- #1

- 673

- 29

Thus, ##\pm x=\cos^{-1}y## and ##ix=\cosh^{-1}y##.

So ##\cosh^{-1}y=\pm i\cos^{-1}y##.

Renaming the variable ##y##, we have ##\cosh^{-1}x=\pm i\cos^{-1}x##.

Next, we evaluate the derivative of ##\cosh^{-1}x## by converting it to ##\cos^{-1}x## using ##\cosh^{-1}x=i\cos^{-1}x##.

##\frac{d}{dx}\cosh^{-1}x=\frac{d}{dx}i\cos^{-1}x##

##=i\frac{-1}{\sqrt{1-x^2}}## --- (*)

##=\frac{-i}{i\sqrt{x^2-1}}## where I've used the rule ##\sqrt{-c}=i\sqrt{c}## for ##c>0##, since ##x>1##.

##=\frac{-1}{\sqrt{x^2-1}}##, which differs from the correct answer by a negative sign.

This means we would get the correct answer had we used ##\cosh^{-1}x=-i\cos^{-1}x##.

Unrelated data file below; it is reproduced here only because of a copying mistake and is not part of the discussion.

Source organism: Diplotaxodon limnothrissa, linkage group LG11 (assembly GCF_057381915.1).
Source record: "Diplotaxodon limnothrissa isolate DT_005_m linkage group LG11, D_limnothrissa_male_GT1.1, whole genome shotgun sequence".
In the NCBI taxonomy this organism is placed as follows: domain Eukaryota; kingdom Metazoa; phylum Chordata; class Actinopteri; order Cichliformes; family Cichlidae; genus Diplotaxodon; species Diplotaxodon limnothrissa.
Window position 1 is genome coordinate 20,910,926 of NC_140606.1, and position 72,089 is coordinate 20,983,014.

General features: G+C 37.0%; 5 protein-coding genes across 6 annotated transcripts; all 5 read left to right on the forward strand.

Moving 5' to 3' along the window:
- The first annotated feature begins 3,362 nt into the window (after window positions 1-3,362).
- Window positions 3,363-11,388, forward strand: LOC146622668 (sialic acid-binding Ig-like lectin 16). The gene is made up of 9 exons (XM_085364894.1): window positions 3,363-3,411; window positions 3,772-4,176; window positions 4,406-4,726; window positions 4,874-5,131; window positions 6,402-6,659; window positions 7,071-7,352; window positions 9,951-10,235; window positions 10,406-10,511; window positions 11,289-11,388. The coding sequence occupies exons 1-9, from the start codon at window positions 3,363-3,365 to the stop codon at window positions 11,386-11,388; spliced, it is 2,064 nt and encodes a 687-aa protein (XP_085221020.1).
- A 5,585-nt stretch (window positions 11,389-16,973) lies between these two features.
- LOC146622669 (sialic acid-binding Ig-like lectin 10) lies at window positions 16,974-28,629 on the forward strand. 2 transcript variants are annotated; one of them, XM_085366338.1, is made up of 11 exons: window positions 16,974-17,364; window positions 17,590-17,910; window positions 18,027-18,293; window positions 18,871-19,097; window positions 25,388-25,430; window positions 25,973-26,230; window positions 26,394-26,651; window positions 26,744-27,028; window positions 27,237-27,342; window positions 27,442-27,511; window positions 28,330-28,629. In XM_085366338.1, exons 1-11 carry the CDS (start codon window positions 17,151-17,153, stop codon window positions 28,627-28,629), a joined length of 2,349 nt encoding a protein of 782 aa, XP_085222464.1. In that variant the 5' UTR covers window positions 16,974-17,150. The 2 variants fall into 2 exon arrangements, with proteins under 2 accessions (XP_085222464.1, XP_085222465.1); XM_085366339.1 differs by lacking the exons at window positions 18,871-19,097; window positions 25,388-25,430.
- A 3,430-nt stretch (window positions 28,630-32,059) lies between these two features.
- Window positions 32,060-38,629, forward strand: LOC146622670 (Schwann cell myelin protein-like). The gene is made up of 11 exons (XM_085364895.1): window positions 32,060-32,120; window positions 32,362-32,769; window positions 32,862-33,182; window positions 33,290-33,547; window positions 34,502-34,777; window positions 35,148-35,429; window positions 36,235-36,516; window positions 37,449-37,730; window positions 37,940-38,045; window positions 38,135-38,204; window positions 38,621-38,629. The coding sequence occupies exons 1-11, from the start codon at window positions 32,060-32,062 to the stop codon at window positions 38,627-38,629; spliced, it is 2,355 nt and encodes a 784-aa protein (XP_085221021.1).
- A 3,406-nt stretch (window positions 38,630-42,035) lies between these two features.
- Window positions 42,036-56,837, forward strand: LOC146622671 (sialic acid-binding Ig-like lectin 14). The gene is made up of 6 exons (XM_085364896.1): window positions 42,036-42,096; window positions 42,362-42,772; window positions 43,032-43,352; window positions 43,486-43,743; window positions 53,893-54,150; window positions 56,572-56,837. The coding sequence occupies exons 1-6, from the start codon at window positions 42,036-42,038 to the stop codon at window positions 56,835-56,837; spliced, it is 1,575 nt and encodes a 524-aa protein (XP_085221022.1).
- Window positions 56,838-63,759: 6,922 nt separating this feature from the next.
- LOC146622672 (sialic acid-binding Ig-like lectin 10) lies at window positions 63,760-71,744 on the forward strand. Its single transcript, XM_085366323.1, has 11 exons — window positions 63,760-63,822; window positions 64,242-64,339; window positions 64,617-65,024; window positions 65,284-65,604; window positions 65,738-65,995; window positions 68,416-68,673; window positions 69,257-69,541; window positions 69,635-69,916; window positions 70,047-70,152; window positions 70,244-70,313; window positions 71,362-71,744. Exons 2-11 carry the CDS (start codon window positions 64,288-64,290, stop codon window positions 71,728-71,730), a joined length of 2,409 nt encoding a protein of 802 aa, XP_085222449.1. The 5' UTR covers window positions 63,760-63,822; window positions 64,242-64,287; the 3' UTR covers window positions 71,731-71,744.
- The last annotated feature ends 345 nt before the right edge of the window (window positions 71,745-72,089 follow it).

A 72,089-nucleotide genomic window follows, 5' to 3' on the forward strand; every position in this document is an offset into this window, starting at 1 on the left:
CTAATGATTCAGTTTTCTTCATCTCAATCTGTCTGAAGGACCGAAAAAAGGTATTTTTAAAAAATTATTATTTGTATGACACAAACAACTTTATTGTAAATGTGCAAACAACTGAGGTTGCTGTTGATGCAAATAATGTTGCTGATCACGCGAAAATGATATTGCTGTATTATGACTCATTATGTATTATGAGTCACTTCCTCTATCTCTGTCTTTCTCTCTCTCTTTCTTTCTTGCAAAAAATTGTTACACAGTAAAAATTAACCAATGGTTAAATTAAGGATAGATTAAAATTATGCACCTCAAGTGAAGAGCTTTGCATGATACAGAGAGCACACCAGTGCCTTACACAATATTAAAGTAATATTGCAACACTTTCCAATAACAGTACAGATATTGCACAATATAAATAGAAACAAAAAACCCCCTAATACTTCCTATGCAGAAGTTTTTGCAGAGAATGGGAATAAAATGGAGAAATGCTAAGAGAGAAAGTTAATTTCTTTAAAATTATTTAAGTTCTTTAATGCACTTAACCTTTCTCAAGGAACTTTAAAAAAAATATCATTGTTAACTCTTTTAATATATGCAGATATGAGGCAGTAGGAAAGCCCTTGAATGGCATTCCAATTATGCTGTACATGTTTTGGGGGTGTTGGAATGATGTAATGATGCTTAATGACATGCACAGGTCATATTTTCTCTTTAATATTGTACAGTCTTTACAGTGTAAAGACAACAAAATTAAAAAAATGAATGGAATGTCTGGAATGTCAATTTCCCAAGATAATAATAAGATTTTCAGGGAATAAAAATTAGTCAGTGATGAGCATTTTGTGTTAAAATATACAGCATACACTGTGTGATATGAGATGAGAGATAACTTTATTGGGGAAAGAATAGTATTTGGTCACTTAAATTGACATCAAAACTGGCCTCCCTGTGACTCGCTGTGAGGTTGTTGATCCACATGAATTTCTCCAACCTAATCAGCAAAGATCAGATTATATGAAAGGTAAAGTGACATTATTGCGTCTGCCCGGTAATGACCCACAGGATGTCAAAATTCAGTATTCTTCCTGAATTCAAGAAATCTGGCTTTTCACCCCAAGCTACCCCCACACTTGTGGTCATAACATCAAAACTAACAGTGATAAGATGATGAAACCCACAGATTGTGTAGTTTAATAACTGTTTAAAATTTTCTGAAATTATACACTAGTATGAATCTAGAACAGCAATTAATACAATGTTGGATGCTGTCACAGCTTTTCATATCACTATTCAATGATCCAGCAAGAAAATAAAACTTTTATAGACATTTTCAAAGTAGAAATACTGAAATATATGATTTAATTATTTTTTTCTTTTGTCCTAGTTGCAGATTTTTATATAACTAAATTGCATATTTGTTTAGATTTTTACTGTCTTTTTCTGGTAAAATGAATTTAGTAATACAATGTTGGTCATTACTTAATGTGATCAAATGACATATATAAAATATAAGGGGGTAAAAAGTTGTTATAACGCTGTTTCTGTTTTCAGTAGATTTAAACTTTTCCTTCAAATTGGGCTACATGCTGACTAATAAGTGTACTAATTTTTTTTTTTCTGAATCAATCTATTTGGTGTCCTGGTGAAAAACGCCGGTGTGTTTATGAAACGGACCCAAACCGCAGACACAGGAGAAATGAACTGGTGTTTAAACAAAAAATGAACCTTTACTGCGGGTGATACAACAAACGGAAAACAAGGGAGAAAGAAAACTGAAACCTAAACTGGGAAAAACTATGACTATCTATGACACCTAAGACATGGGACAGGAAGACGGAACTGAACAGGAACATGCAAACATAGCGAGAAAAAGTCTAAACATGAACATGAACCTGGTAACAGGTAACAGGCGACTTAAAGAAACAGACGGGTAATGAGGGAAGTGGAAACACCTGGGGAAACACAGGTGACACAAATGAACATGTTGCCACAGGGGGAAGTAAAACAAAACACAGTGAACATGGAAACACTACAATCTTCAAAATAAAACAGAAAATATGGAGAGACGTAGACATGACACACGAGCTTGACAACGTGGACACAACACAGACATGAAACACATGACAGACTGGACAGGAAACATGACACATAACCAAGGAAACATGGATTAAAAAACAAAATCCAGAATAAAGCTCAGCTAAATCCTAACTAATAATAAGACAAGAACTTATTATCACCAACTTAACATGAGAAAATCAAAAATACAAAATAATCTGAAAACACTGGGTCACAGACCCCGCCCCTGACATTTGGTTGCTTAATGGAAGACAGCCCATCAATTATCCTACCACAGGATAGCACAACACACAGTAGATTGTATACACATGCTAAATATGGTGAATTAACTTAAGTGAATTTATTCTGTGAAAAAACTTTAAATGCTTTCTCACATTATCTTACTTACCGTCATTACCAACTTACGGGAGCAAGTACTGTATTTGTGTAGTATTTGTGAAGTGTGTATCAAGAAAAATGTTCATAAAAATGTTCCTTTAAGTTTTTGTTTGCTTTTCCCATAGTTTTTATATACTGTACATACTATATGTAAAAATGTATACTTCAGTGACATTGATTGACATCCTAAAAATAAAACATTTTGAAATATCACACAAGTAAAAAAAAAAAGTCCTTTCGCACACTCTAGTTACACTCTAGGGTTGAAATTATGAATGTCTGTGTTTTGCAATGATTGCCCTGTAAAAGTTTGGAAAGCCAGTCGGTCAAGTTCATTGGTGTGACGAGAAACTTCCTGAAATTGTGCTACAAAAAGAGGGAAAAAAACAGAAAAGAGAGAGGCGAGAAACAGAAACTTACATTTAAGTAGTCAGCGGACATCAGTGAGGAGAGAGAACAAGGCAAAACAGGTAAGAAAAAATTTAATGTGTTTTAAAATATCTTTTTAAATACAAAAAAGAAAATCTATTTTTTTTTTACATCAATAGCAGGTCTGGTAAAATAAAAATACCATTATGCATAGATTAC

My question is how do we know when to add the negative sign.

I realized that step (*) is wrong because the formula for the derivative of ##\cos^{-1}## is true only for ##-1<x<1##. However, since we get the right answer in the end, it seems like there is a reason why we could still use the formula for values of ##x## outside ##-1<x<1##, and an explanation when we should use ##\cosh^{-1}x=-i\cos^{-1}x## instead of ##\cosh^{-1}x=i\cos^{-1}x##.